Notice Yii::$app->response->format = \yii\web\Response::FORMAT_JSON; which configures a Yii method to return JSON, not HTML. 

Also, the Meeting:isAttendee() function is an authentication check to make sure the logged-in user is an attendee before updating the meeting's data.

What Have I Learned So Far

As you can see, it takes quite a bit of code to ajaxify all these pieces. 

One of the challenges is being a human trying to switch between so many files at the same time and two different languages. PHP and JavaScript have different ways of doing things. For example, concatenating strings is done with a period in PHP and a plus sign in JavaScript. Switching rapidly between languages occasionally trying to construct query parameter strings can lead to errors.

There's also the need for intensive security checks within my PHP-based Ajax functions. In today's tutorial, you see the beginning of this, but I will have to add more thorough checks before making the code fully live.

And finally, as I went, I attempted to reuse notations and structural approaches so that all the code had a similar composition and terminology to it—despite working with different data elements.

Sending Meeting Notes

Startups Ajax - The Meeting Notes Panel Loaded via Ajax

Meeting notes are also static textarea fields. However, there can be an ongoing thread of notes that need to be updated on the page when one is added (e.g. not just a single meeting subject). And it's important to tell the user that we'll notify participants about the note.

For example, I've eliminated the submit button UX in scheduling so that planning is fast and efficient. New Meeting Planner users are often confused by this so I've added alerts to let them know we'll take care of it.

Startups Ajax - Meeting Notes Ajax Success Alert

Coding the Notes via Ajax

First, there's the _panel.php for the Meeting note. I pre-build hidden error alerts that can be displayed via jQuery as needed. I plan to simplify and standardize this in the future, including making it easier to use localization for the messages.

In the example below, both noteMessage1 and noteMessage2 are loaded as hidden.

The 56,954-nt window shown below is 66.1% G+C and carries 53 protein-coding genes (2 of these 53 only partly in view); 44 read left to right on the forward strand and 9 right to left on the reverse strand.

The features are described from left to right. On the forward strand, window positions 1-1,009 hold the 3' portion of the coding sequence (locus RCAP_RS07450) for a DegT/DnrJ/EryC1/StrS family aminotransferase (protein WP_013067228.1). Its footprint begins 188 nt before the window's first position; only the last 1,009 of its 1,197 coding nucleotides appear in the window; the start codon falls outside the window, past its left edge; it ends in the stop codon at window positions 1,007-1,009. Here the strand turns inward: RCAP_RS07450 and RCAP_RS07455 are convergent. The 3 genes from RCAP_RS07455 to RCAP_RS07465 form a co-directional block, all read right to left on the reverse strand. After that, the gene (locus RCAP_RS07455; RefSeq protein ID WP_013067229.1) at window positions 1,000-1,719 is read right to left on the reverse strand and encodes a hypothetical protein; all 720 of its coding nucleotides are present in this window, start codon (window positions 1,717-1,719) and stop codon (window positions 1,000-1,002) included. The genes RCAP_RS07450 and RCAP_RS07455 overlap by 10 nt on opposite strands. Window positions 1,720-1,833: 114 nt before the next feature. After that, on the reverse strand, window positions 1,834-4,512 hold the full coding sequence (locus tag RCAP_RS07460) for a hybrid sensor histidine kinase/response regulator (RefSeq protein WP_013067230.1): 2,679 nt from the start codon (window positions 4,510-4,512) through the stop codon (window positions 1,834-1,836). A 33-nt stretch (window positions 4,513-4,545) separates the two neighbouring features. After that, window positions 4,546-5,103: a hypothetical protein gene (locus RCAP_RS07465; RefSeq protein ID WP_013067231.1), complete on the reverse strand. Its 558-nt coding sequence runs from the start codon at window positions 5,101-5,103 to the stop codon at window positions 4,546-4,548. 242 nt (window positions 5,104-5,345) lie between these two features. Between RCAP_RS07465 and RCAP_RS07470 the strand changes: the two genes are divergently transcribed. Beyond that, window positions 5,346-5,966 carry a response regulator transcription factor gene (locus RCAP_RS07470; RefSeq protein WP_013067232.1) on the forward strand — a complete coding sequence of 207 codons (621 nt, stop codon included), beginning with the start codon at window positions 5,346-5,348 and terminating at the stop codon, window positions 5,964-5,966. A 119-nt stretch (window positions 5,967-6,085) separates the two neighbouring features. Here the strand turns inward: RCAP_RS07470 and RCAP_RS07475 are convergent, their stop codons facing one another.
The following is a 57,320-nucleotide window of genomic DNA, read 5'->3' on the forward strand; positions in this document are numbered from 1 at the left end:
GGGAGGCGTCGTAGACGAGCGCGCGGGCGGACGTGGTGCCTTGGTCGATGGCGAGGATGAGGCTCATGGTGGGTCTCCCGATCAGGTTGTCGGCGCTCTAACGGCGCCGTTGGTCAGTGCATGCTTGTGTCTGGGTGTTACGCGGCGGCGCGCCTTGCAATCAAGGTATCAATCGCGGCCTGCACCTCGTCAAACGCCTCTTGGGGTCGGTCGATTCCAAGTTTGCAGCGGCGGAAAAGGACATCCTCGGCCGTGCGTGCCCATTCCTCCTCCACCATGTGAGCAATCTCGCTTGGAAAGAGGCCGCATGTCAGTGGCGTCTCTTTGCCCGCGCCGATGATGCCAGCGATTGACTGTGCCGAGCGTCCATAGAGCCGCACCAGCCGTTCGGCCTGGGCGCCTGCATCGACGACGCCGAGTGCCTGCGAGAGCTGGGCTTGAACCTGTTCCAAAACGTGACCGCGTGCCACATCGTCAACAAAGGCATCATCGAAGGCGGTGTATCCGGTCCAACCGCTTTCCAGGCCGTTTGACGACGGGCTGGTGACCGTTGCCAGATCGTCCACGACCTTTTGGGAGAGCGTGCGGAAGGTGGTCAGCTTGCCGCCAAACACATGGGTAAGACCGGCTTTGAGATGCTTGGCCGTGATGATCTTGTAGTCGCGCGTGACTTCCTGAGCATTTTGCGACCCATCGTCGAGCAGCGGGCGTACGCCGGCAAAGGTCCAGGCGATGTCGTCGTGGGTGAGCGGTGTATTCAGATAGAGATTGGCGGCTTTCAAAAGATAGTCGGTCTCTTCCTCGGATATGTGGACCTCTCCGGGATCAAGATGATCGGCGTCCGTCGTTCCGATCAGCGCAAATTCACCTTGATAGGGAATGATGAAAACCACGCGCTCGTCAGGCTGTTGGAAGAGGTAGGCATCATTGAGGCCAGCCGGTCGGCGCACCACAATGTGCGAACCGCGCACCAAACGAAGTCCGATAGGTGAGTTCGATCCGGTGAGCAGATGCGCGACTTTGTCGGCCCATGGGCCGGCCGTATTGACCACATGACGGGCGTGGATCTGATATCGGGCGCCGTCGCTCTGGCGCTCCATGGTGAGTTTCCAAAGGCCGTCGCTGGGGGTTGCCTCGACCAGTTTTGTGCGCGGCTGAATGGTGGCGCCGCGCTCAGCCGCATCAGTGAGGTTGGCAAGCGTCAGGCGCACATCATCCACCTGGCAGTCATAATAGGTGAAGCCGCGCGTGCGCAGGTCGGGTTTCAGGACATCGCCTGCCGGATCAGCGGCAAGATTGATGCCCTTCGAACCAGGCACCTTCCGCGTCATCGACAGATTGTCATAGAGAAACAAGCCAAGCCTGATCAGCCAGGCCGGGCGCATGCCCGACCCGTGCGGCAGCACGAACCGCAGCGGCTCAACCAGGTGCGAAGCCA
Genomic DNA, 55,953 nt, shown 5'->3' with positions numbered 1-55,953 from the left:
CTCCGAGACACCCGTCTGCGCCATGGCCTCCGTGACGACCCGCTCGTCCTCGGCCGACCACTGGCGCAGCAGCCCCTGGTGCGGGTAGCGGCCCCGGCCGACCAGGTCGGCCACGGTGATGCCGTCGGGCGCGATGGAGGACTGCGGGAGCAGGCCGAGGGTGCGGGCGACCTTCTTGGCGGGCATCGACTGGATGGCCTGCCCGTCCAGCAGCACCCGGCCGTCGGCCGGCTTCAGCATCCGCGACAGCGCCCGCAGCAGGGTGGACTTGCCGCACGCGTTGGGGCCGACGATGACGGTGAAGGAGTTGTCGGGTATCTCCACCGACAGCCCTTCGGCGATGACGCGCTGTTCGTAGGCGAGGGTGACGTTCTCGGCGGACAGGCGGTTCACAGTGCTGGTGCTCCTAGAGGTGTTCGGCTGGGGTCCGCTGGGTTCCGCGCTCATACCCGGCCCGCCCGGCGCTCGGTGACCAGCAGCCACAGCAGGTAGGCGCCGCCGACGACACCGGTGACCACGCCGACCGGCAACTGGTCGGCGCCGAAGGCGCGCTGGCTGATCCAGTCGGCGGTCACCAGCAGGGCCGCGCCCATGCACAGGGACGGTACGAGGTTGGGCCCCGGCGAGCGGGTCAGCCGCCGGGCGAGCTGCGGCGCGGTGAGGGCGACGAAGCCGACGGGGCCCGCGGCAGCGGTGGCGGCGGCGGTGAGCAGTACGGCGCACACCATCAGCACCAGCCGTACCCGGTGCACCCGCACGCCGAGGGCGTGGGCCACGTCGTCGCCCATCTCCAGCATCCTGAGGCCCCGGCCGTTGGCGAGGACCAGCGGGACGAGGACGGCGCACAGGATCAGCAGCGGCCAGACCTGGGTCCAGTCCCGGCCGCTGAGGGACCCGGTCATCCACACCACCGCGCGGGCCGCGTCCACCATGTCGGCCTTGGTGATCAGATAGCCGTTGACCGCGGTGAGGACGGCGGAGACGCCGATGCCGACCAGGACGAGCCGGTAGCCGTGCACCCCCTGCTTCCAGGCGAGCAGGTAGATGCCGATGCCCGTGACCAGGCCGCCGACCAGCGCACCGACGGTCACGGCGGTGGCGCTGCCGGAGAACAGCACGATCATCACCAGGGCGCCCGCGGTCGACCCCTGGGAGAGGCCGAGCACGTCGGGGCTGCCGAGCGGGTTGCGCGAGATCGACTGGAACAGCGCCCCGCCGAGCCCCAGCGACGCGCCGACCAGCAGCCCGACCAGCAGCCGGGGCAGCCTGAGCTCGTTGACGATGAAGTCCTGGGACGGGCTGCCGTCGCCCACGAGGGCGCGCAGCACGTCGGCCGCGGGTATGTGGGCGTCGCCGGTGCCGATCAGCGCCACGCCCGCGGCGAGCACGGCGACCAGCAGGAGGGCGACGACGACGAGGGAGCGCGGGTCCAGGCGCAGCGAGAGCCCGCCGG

Here's the jQuery that looks for a blank note, displays an appropriate error or submits the content via Ajax to request a note thread update, and displays a success alert:

One of the to-dos up there is for handling errors in Ajax. It's not easy to do this and requires a fairly detailed architecture everywhere to support this—for now, I've gone on ahead without handling this kind of error.

Here's the displayAlert() JavaScript function that I reused and built upon for all the various panels and their alert messages:

Updating the Thread of Notes

When a user submits a new note, MeetingNoteController.php actionUpdatethread() is called via Ajax. Here's the PHP:

I experimented at times with simply returning the latest item of content (i.e. the newest note) and inserting above the prior items. However, this proved troublesome, especially with date times and places which show up in table rows.

For now, I replace the entire updated thread of content and replace the full panel via Ajax. Here's the _thread.php partial that loads all the notes, including the new one:

I hope that's enough to study and try out for today.

I literally spent about five to seven long coding days including an all-nighter to complete all the code behind both this episode and the upcoming one. I hadn't pulled an all-nighter in years. Still, the results have been inspiring.

So, What's Next?

I hope it's been helpful to see the basics of Ajax development for Yii and PHP. I certainly learned a lot through this process, and the changes have made scheduling meetings incredibly faster and easier than before.

In the next episode, I'll cover the remaining features adding date times and places and using the Google Chrome Browser debugging tools to assist me.

While you're waiting for the next episode, schedule your first meeting and try out the Ajax scheduling features. Also, I'd appreciate it if you share your experience below in the comments, and I'm always interested in your suggestions. You can also reach me on Twitter @reifman directly.

The Meeting Planner preview release is now live. It's okay now to share it with your friends and colleagues to use.

Finally, I'm beginning to experiment with WeFunder based on the implementation of the SEC's new crowdfunding rules. You can follow our profile there if you'd like. I will also write more about this in a future tutorial.

Watch for upcoming tutorials in the Building Your Startup With PHP series.